[Linaro-mm-sig] [RFC v2 1/2] dma-buf: Introduce dma buffer sharing mechanism

Sakari Ailus sakari.ailus at iki.fi
Tue Dec 20 04:03:06 EST 2011

Hi Arnd,

On Fri, Dec 09, 2011 at 02:13:03PM +0000, Arnd Bergmann wrote:
> On Thursday 08 December 2011, Daniel Vetter wrote:
> > > c) only allowing streaming mappings, even if those are non-coherent
> > > (requiring strict serialization between CPU (in-kernel) and dma users of
> > > the buffer)
> > 
> > I think only allowing streaming access makes the most sense:
> > - I don't see much (if any need) for the kernel to access a dma_buf -
> > in all current usecases it just contains pixel data and no hw-specific
> > things (like sg tables, command buffers, ..). At most I see the need
> > for the kernel to access the buffer for dma bounce buffers, but that
> > is internal to the dma subsystem (and hence does not need to be
> > exposed).
> > - Userspace can still access the contents through the exporting
> > subsystem (e.g. use some gem mmap support). For efficiency reason gpu
> > drivers are already messing around with cache coherency in a platform
> > specific way (and hence violated the dma api a bit), so we could stuff
> > the mmap coherency in there, too. When we later on extend dma_buf
> > support so that other drivers than the gpu can export dma_bufs, we can
> > then extend the official dma api with already a few drivers with
> > use-patterns around.
> > 
> > But I still think that the kernel must not be required to enforce
> > correct access ordering for the reasons outlined in my other mail.
> I still don't think that's possible. Please explain how you expect
> to change the semantics of the streaming mapping API to allow multiple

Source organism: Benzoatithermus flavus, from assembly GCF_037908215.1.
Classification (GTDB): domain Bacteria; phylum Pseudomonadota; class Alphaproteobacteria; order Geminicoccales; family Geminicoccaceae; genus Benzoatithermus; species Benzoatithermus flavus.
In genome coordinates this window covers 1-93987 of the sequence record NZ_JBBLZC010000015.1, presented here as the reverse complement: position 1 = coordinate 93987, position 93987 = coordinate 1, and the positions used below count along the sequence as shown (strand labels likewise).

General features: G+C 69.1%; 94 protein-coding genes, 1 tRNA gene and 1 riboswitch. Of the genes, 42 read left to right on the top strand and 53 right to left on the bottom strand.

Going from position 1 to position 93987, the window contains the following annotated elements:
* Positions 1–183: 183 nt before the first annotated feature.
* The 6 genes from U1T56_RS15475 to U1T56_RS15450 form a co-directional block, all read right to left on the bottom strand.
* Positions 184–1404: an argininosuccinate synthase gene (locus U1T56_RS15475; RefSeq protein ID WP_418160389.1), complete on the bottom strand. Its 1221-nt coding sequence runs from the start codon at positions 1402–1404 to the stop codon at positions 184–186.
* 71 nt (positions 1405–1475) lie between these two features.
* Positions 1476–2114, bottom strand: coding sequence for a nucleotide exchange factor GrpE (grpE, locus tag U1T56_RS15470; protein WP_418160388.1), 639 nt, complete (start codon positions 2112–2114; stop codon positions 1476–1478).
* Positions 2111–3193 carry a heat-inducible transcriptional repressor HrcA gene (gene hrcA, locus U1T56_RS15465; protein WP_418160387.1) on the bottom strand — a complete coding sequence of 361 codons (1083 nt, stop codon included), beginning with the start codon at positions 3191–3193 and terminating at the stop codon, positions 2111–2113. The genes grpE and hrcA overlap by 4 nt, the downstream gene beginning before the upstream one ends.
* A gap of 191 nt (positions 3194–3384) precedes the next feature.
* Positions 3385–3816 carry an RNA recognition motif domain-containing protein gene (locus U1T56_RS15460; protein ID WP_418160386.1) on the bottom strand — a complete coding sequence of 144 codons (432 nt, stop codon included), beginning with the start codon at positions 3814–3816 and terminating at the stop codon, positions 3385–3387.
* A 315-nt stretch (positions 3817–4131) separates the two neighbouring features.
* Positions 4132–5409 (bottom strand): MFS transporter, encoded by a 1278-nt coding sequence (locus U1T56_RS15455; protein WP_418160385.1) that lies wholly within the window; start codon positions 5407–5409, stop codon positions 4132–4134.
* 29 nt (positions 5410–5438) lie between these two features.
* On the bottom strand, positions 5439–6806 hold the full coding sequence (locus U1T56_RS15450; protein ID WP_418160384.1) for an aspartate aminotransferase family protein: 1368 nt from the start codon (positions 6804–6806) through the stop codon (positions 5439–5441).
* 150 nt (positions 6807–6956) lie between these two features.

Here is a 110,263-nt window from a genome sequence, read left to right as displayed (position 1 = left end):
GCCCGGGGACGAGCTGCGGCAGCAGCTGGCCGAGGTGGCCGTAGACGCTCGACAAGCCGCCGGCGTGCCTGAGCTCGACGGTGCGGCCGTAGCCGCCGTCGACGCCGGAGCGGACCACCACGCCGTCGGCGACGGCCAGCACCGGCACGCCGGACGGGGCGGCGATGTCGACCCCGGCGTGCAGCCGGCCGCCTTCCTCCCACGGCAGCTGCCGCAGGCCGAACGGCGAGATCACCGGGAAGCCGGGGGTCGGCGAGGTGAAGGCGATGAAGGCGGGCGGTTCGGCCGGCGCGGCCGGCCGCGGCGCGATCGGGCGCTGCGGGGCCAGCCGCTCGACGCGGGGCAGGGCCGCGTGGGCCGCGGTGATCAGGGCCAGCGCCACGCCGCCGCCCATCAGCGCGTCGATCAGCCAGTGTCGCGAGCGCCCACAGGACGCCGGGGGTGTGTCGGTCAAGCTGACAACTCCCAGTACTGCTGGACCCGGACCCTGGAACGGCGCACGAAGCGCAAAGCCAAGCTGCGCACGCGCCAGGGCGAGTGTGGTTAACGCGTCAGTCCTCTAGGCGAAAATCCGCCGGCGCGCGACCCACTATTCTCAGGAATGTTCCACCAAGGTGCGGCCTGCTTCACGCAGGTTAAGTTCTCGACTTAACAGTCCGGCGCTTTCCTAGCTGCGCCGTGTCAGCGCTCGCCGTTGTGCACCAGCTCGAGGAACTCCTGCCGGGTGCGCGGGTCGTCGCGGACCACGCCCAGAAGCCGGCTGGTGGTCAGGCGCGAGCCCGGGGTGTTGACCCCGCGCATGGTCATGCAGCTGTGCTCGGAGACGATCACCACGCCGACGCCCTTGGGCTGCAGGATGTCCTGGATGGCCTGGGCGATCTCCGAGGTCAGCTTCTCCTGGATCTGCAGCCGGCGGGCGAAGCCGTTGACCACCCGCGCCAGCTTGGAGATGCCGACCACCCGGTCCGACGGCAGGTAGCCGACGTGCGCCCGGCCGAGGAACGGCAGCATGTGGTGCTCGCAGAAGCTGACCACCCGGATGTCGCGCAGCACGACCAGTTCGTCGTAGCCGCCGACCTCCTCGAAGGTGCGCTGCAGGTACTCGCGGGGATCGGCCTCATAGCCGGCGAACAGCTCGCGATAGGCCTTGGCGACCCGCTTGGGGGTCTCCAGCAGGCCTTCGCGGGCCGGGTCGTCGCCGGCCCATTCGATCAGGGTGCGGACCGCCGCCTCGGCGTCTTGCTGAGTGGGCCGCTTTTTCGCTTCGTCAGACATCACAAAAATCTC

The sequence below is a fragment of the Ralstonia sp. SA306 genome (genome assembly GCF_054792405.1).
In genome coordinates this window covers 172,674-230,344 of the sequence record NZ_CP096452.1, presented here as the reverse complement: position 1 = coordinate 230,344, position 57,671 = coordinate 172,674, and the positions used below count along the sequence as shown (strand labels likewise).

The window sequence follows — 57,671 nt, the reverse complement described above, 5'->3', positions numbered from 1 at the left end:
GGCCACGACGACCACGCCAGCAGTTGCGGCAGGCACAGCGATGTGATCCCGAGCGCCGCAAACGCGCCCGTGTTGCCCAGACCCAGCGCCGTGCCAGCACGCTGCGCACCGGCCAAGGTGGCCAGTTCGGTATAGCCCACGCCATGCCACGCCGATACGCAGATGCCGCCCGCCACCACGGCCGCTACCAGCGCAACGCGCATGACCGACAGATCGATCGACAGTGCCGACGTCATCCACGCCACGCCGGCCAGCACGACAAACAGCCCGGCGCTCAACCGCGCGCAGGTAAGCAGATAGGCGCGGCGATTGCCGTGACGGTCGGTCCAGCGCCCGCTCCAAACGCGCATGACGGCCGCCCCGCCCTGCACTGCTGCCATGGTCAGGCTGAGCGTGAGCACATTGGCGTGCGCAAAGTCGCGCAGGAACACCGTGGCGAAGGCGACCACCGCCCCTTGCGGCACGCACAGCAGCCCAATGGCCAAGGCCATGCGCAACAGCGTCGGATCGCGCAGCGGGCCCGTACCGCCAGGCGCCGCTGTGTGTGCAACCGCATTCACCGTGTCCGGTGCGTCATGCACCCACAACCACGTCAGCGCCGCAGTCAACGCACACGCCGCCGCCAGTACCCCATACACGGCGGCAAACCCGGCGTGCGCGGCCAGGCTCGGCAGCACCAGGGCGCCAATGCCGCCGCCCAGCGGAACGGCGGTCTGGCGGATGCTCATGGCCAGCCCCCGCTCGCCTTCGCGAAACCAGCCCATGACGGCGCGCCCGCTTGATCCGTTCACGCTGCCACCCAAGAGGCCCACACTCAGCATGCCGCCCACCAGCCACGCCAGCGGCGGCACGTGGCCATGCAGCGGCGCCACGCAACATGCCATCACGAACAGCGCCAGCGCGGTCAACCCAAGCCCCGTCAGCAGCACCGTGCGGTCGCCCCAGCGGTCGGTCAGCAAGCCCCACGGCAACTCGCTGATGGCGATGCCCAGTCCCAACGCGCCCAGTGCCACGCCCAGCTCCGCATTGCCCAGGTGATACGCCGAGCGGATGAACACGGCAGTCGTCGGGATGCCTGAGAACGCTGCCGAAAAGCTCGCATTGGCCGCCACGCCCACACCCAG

> mappers without having explicit serialization points that are visible
> to all users. For simplicity, let's assume a cache coherent system
> with bounce buffers where map() copies the buffer to a dma area
> and unmap() copies it back to regular kernel memory. How does a driver
> know if it can touch the buffer in memory or from DMA at any given
> point in time? Note that this problem is the same as the cache coherency
> problem but may be easier to grasp.

(I'm jumping into the discussion in the middle, and might miss something
that has already been talked about. I still hope what I'm about to say is
relevant. :-))

In subsystems such as V4L2 where drivers deal with such large buffers, the
buffers stay mapped all the time. The user explicitly gives the control of
the buffers to the driver and eventually gets them back. This is already
part of those APIs, whether they're using dma_buf or not. The user could
have, and often has, the same buffers mapped elsewhere.

When it comes to passing these buffers between different hardware devices,
either V4L2 or not, the user might not want to perform extra cache flush
when the buffer memory itself is not being touched by the CPU in the process
at all. I'd consider it impossible for the driver to know how the user space
intends to user the buffer.

Flushing the cache is quite expensive: typically it's the best to flush the
whole data cache when one needs to flush buffers. The V4L2 DQBUF and QBUF
IOCTLs already have flags to suggest special cache handling for buffers.

Kind regards,

Sakari Ailus
e-mail: sakari.ailus at iki.fi	jabber/XMPP/Gmail: sailus at retiisi.org.uk

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